2. Termination of Tenancy at Will. a. By express determination of the will. Notice.
DOE ex dem.
11 Adolphus & Ellis N. S., (Eng. Q. B.), 122. - 1840.
[Reported herein at p. 767.]
31 New York, 453. - 1865. [Reported herein at p. 768.]
Ik By implied determination of the will.
( I.) Transfer of Interest of Either Party.
Allen, J., in
43 New York, 448. - 1871.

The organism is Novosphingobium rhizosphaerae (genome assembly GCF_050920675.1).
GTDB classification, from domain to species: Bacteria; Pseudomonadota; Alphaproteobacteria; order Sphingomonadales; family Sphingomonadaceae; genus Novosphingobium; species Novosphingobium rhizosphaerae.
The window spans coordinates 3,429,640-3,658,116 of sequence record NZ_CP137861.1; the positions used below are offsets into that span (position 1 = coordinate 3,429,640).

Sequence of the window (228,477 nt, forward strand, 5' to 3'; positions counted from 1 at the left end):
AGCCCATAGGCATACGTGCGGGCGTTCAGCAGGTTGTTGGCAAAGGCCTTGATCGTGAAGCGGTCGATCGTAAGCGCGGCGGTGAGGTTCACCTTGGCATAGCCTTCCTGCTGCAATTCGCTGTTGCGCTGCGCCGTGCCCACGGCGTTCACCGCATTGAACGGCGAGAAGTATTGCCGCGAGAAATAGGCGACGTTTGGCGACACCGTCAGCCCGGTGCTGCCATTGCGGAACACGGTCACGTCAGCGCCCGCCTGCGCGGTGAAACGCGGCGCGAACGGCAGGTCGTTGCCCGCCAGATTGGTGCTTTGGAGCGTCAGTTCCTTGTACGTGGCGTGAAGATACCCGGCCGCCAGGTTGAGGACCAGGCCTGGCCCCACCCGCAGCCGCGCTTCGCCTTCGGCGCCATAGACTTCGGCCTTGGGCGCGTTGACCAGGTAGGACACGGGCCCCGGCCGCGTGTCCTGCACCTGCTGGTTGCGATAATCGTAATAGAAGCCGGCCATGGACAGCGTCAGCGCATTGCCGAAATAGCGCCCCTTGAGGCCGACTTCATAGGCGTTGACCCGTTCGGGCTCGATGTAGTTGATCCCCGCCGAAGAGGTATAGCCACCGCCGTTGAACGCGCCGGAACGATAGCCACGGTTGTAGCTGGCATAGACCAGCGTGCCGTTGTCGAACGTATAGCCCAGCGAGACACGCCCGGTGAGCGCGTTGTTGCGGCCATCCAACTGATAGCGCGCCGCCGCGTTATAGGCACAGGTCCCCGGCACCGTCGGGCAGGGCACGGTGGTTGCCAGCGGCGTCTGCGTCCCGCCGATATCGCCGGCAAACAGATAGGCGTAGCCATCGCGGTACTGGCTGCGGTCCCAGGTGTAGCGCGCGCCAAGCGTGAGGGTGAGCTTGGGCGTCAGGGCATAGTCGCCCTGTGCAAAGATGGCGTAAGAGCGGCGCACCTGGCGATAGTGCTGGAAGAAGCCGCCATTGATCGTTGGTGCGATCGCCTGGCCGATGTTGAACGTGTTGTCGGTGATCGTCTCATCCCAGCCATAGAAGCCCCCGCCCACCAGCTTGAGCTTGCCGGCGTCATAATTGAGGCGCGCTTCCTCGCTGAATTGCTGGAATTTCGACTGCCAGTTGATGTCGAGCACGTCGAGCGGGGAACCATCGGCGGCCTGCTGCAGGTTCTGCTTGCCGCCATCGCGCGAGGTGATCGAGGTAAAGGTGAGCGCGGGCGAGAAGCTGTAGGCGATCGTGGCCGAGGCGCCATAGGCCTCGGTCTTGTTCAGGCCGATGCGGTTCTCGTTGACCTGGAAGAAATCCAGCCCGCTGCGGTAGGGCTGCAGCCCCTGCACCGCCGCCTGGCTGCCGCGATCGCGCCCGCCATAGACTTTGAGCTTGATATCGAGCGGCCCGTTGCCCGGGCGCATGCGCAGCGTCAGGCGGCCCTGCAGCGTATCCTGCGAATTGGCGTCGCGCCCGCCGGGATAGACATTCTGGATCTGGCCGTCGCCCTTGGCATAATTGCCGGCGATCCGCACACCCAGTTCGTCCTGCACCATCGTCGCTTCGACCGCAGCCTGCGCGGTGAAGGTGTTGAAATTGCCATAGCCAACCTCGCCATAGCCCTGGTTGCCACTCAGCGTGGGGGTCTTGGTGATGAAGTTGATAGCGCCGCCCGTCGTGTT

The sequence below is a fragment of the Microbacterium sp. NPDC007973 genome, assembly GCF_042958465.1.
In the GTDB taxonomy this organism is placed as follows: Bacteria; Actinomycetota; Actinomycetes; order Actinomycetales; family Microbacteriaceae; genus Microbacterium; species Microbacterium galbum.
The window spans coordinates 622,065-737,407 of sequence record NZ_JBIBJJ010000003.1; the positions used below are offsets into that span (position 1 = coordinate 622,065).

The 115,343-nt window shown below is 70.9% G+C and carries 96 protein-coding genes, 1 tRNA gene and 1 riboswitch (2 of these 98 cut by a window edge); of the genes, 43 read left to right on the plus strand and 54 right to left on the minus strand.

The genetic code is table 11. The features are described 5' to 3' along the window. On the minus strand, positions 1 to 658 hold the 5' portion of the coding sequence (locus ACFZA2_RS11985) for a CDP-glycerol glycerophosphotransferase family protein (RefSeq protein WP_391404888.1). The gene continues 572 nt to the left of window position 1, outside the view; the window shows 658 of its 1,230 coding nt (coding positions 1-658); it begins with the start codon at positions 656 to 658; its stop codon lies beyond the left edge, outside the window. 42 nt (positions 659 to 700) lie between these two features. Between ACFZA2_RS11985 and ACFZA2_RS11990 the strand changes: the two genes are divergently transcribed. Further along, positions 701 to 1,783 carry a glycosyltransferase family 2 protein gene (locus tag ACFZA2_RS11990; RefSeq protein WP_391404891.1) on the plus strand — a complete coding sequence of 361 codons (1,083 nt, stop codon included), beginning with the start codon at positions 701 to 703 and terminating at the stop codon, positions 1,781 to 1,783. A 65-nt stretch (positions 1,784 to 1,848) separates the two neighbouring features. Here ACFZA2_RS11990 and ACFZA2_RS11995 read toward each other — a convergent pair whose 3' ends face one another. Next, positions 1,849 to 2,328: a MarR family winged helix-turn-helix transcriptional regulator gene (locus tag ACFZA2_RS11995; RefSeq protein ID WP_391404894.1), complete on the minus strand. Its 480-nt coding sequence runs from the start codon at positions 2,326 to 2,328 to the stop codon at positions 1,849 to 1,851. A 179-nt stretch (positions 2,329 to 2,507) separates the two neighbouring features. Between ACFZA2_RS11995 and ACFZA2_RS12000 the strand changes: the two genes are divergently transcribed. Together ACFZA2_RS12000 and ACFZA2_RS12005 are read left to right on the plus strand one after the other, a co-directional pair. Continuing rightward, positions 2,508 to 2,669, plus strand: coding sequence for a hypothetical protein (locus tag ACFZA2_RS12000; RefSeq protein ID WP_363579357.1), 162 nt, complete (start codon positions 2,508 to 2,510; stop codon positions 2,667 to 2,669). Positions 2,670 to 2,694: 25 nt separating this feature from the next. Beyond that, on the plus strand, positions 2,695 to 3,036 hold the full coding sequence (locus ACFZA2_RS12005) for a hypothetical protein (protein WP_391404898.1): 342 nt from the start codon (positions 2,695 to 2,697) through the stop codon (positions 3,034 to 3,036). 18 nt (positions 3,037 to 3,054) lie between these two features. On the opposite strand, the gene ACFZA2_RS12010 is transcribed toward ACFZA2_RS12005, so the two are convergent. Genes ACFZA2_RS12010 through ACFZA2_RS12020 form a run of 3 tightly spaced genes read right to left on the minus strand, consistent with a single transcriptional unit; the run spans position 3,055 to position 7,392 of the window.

The defendants now claim that their lessors were tenants at will, or by sufferance of the plaintiff, and that they, by the act and assent of such tenants having acquired the possession of the premises, have thereby become and are the tenants of the plaintiff, holding by the same tenure and entitled to the same notice to quit as those to whose possession they have succeeded. Assuming that the case establishes the relation of landlord and tenant between the plaintiff and Reckhow & Hudson, under whom the defendants claim to have acquired the possession and right of possession, which is by no means clear, the result claimed by the defendants by no means follows. A tenant at will is disqualified from granting a lease available against anyone but himself; for the demise would amount to a termination of the will, and it would be optional with the landlord to regard the entry of the lessee of the tenant at will as a disseisin. 1 Platt on Leases, 104. The same rule holds as to a tenant by sufferance. Id. 122. The yielding of the possession of the premises terminates the original tenancy, and a new tenancy at the will of the owner cannot be created except by his or her assent. Every lease at will is at the will of both parties, and a tenant at will has no certain and indefeasible estate; nothing that can be granted by him to a third person. If a tenant at will assigns over his estate to another who enters on the land he is a disseisor, and the landlord may have an action of trespass against him. 1 Greenleaf Cruise, 278; Campbell v. Proctor, 6 Greenleaf R. 12. A tenancy by sufferance, existing only by the laches of the owner, cannot give the occupant an estate or interest capable of transmission to another. At common law, a tenant at sufferance is not entitled to notice to quit. There is no evidence that the plaintiff assented to the occupancy of the defendants, or that she had any knowledge of such occupancy prior to the commencement of the action. It is undoubtedly true that when the relation of landlord and tenant is established, it attaches to all who may succeed to the possession through or under the tenant; but this cannot apply to tenancies that are terminated by the very act of transmission of the possession. The defendants have not shown any permission from the plaintiff to enter upon the premises, and they were, therefore, trespassers and not entitled to notice to quit.